BEIJING -- Russia has become China's largest source of oil as Beijing and Chinese companies stepped in to fill the gap left from biting Western sanctions.
China imported 8.4 million tonnes of oil from Russia in May -- -- a 55% on-year rise -- compared with 7.8 million tonnes from Saudi Arabia, according to data released on June 20 by China's General Administration of Customs.
The volume of Russian oil exports to China grew by 28% from the previous month, hitting a record level and handing the Kremlin $5.7 billion in revenue.
In total, China bought $7.47 billion worth of Russian energy products in May, about $1 billion more than in April, according to Bloomberg News.
This source of income has been vital to the Kremlin as it continues its brutal invasion of Ukraine, and as Russian President Vladimir Putin likens himself to Peter the Great, who expanded the Russian empire in the 18th century.
Chinese President Xi Jinping on June 15 assured Putin of China's support on Russian "sovereignty and security".
China has refused to condemn Moscow's massive military assault on Ukraine and has been providing diplomatic cover for Russia by blasting Western sanctions and arms sales to Kyiv.
China is "willing to continue to offer mutual support [to Russia] on issues concerning core interests and major concerns such as sovereignty and security", state broadcaster China Central Television (CCTV) reported Xi as saying during a call with Putin.
It was the second reported call between the two leaders since Putin launched his invasion of Ukraine on February 24, which has killed thousands and displaced millions.
Xi praised the "good momentum of development" in bilateral relations since the start of the year "in the face of global turmoil and changes", according to CCTV.
Beijing is willing to "intensify strategic co-ordination between the two countries", Xi reportedly said.
The Kremlin said the two leaders had agreed to ramp up economic co-operation.
"It was agreed to expand co-operation in the energy, financial, industrial, transport and other areas, taking into account the situation in the global economy that has become more complicated due to the unlawful sanctions policy of the West," the Kremlin said following the phone call.
'Wrong side of history'
The United States swiftly responded with a frosty retort to Beijing's expressed alignment with Moscow.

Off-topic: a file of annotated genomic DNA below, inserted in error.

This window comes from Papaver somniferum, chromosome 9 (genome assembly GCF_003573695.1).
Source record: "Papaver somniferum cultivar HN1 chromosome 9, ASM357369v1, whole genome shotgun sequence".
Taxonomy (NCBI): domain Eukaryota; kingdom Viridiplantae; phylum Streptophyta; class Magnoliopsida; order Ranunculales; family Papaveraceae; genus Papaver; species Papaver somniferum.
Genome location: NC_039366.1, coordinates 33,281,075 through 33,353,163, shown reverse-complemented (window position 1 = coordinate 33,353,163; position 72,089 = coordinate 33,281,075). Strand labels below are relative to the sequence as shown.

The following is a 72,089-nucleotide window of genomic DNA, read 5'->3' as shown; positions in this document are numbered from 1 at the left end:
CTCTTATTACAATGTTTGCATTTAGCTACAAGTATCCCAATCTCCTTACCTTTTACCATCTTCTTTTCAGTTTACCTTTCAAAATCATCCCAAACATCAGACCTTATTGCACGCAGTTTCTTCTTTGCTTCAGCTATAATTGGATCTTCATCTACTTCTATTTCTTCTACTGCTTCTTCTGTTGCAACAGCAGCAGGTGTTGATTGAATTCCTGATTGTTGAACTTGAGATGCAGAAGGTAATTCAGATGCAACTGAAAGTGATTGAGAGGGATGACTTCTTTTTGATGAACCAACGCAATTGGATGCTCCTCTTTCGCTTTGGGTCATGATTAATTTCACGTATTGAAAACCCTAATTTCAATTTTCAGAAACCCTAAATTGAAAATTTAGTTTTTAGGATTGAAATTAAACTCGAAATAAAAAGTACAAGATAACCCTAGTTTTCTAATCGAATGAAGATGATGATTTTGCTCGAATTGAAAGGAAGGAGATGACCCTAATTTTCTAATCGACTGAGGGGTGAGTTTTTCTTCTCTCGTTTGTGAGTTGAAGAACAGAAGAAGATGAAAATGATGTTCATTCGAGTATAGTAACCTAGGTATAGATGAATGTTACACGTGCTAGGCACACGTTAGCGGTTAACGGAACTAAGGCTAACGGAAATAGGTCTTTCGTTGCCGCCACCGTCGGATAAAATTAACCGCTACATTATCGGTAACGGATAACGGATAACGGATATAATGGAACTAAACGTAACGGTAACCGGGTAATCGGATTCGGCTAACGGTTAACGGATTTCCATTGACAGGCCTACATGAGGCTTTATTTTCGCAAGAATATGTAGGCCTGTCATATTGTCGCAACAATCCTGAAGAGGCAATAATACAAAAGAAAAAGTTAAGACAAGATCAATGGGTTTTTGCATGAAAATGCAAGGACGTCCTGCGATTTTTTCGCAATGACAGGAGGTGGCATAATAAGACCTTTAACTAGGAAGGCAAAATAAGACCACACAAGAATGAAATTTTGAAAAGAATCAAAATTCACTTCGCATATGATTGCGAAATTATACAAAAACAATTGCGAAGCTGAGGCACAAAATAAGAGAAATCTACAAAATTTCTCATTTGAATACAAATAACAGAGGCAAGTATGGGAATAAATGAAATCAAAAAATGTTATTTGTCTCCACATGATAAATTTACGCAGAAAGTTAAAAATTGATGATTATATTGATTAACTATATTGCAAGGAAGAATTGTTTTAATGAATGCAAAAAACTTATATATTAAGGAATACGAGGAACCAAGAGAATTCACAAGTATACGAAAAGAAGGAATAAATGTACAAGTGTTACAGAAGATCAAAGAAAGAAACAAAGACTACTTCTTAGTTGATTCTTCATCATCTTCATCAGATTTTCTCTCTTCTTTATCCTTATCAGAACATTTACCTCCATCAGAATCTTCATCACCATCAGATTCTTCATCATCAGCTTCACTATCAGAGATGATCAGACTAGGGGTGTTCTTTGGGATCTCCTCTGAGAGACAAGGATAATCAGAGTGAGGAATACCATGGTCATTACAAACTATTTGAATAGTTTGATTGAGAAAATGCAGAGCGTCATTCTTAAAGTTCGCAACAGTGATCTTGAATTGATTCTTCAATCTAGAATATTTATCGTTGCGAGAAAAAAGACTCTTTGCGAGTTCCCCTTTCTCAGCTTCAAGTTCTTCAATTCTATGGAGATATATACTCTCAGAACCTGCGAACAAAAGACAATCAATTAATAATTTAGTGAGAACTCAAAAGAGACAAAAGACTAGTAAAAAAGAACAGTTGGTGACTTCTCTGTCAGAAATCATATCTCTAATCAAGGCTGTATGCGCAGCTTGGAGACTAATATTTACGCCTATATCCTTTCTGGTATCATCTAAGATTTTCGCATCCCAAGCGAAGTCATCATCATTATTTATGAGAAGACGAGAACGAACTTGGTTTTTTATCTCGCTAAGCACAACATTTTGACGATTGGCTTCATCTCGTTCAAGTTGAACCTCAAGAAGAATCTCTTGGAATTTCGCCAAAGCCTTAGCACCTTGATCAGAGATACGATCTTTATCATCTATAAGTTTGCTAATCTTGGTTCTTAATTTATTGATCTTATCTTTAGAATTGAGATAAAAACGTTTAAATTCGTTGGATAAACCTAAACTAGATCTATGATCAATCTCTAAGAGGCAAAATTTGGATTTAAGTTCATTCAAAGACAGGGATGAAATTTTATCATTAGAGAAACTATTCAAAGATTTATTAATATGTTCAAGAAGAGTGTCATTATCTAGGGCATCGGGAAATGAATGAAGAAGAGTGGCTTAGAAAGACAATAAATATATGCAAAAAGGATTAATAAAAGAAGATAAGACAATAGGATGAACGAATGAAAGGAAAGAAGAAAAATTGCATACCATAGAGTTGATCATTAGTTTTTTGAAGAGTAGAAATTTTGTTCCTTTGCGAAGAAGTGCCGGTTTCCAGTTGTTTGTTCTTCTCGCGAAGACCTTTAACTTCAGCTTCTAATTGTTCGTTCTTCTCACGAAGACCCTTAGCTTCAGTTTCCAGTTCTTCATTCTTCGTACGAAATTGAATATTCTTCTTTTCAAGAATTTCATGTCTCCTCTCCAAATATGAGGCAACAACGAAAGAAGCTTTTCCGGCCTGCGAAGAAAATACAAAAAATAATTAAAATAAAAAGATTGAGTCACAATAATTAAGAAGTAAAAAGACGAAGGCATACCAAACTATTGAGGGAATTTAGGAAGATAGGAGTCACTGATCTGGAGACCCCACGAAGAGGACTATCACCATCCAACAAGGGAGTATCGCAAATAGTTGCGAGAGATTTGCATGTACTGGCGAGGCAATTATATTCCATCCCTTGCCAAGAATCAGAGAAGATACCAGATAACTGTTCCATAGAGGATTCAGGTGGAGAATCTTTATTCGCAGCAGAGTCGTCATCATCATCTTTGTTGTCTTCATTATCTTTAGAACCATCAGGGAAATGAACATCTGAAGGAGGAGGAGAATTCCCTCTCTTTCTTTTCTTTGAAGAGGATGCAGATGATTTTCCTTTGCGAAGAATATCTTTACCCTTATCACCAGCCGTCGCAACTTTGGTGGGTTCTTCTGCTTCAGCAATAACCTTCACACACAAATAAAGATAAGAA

"China claims to be neutral, but its behaviour makes clear that it is still investing in close ties to Russia," a State Department spokesperson said in a statement.
"China has already made a choice," the statement continued.
Nearly five months into Russia's war in Ukraine, "China is still standing by Russia. It is still echoing Russian propaganda around the world. It is still shielding Russia in international organisations... And it is still denying Russia's atrocities in Ukraine by suggesting instead that they were staged," it said.
"Nations that side with Vladimir Putin will inevitably find themselves on the wrong side of history."
"This is not a moment for equivocation or hiding or waiting to see what happens next. It is already clear what is happening," the statement concluded.
The West has imposed unprecedented sanctions on Russia in retaliation for its invasion of Ukraine, and Moscow accuses Europe and the United States of thereby causing a global economic slowdown.
Moscow is also looking for new markets and suppliers to replace the major foreign firms that left Russia following the invasion.
The European Union and the United States have warned that any backing from Beijing for Russia's war, or help for Moscow to dodge Western sanctions, will damage ties.
'No limits' friendship
Once bitter Cold War enemies, Beijing and Moscow have stepped up co-operation in recent years as a counterbalance to what they see as US global dominance.
The pair have drawn closer in the political, trade and military spheres as part of what they call a "no limits" relationship.
This month they unveiled the first road bridge linking the two countries, connecting Blagoveshchensk, Russia, with Heihe, China.
The leaders' call June 15 fell on Xi's 69th birthday and was their first reported communication since the day after Russia invaded Ukraine.
Beijing is Moscow's largest trading partner, with trade volumes last year hitting $147 billion, according to Chinese customs data.